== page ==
Australian mining companies succeeded because they focused on the entire value chain - from the mine through to the product’s ultimate customer.
They understood products pass through a chain of activities in order, with each element critical to the quality of the final product. Miss an element and the product can’t be delivered to the customer, mismanage an element and the product is not economic.
To achieve and sustain a competitive advantage, and to support that advantage with information technology, a company must understand every component of its own value chain as well as the distribution networks that deliver the product to the customer.
In doing this, the mining sector realised the value chain itself had a value. While an investment could be made directly in an asset such as a mine, other investment funds could be directed to making improvements in the value chain that enhances and delivers the product to customers.
It is still difficult to achieve this type of value-chain investment in agriculture. There are pockets where it exists, of course. The grains growers co-operative CBH is strong on ‘joined up thinking, but it’s unrealistic to expect a single cooperative to grow an entire industry and all its subsectors.
That said, there are glimmers of what’s possible starting to emerge.
In December 2014, one of China’s major producers and distributors of food and frozen vegetables – Taihua – signed a joint venture agreement with Ipswich’s Churchill Abattoir.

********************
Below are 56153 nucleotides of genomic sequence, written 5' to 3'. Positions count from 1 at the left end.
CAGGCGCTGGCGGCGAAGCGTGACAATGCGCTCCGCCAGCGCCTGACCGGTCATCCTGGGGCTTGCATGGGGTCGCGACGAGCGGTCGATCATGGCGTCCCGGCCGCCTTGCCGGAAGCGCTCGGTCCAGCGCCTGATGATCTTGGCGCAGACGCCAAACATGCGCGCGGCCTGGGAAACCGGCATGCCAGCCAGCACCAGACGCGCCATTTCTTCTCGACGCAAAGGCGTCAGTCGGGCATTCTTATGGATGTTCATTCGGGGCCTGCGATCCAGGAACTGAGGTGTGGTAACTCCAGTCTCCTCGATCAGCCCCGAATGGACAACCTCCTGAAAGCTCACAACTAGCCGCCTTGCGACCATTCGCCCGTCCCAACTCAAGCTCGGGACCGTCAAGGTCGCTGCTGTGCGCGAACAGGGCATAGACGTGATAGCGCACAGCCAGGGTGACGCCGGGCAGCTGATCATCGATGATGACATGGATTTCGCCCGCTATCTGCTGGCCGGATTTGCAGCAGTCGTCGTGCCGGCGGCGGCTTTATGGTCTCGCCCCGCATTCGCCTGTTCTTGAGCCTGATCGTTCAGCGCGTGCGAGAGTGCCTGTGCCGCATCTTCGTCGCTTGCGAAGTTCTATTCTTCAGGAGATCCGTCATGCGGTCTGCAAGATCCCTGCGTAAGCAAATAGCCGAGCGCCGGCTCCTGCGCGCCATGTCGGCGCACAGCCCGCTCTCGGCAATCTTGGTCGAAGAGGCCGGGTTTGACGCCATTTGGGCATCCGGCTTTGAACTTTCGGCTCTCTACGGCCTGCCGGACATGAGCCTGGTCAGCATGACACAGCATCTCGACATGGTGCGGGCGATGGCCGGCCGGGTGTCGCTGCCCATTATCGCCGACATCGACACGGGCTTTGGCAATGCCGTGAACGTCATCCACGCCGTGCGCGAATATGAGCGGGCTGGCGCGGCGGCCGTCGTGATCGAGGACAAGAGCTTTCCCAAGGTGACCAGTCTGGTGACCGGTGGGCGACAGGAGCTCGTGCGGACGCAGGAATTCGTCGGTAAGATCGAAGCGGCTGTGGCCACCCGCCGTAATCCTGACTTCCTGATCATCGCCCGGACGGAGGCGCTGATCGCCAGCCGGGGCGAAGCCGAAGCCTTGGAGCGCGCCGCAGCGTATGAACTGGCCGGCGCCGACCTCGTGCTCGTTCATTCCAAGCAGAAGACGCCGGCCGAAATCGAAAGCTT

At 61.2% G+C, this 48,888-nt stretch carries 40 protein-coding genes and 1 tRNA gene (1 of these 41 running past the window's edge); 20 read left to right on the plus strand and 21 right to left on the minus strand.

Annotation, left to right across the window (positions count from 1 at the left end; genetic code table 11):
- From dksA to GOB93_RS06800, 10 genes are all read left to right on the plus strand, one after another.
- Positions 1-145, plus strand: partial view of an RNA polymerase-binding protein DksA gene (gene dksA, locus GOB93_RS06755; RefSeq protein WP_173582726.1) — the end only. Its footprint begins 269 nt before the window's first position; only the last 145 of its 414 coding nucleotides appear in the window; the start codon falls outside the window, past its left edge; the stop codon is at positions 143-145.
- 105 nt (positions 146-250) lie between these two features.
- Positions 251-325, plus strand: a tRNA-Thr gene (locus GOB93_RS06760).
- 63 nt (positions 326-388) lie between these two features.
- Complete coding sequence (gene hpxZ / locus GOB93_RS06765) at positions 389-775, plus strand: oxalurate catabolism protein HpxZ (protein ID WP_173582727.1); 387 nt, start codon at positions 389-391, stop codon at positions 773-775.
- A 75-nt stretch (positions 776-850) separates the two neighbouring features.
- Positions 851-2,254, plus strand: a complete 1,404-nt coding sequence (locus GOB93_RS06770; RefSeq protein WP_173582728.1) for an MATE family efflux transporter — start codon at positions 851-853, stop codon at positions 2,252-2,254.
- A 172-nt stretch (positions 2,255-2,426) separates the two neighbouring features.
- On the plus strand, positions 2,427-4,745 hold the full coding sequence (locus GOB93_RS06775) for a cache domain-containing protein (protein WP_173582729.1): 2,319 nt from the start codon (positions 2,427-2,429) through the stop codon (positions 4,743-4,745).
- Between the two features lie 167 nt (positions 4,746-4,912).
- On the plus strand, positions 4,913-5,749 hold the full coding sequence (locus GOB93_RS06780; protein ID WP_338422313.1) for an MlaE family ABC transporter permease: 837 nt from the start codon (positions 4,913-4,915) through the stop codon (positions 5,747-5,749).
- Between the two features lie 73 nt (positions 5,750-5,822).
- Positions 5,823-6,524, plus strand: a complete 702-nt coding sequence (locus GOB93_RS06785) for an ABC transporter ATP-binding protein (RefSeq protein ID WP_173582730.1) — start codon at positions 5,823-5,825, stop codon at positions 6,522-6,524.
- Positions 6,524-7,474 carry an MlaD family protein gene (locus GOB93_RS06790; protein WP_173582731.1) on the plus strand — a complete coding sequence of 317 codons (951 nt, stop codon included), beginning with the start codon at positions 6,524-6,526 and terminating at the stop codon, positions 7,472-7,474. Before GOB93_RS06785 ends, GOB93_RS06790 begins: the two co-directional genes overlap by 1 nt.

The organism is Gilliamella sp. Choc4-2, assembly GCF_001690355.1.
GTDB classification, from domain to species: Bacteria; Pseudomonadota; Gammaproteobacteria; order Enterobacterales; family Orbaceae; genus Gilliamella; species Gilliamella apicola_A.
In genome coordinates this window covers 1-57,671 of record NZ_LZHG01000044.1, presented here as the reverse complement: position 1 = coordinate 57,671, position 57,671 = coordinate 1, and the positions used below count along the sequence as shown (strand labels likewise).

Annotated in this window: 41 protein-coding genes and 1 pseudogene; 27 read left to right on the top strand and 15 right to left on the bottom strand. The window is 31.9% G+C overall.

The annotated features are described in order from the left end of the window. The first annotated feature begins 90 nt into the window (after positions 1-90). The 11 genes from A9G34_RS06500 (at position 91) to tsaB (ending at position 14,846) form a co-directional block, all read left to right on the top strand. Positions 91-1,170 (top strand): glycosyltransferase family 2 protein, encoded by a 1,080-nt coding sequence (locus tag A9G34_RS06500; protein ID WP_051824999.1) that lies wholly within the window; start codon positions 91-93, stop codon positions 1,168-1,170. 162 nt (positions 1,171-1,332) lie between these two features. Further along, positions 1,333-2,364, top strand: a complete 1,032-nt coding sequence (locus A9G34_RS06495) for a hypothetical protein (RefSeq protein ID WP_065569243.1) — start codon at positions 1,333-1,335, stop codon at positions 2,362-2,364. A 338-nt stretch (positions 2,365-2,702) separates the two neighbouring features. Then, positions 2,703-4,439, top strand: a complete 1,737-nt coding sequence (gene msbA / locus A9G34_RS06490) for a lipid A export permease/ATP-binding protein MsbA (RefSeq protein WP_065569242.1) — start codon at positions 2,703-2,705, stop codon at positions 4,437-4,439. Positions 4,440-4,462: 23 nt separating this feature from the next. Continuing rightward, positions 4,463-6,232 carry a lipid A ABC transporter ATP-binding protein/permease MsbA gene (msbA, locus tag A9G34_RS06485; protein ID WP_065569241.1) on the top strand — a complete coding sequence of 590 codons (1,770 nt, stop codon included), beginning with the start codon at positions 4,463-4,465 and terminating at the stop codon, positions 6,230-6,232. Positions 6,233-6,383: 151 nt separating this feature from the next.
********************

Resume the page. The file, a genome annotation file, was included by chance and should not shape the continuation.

Among other things, the joint venture provided for upgrading the plant to export status and adding a second daily slaughter shift. Crucially, however, Taihua didn’t buy the Ipswich plant as a free-standing asset.
Instead, Taihua made a deliberate investment in the supply chain. This includes establishing a boning room in China, new plate-freezing infrastructure in Australia, as well as providing a market for Australian offal.
Taihua uses its existing (and extensive) distribution network in China to sell beef far and wide. From its base in Shandong Province, the company has established a cold chain distribution network that allows small deliveries to any city in China within 24 hours.
Mining investors are able to see with great clarity how each element of the value chain – from the asset on the ground, to processing, and finally marketing – relates to other elements. It is now time for agriculture to learn this lesson and reshape the industry’s thinking on the way it raises funds and attracts investment.
It’s easy to fall into the trap of viewing things in isolation, considering only the value of the asset on the ground and thus falling prey to scare campaigns about ‘selling off the farm’.
If investors were given the opportunity to buy into a given value chain, then the issues about foreign ownership that arise now would no longer matter.
At present, the main path for foreign investors is to go the traditional route of buying assets. I’ve heard of situations where carloads of Chinese investors finish up driving around the countryside, stopping at farm gates, attempting to negotiate with individual farmers.
As each party in the transaction has insufficient information about the other’s needs, it tends not to go well.
What I want to see is a clear approach to foreign investment that brings public sentiment along with it.
Value-chain investing is a way of unlocking Australia’s agricultural potential while overcome both justified and unjustified public concerns.
Kerryl Bradshaw is the Western Australia Branch Manager for global advisory firm Advisian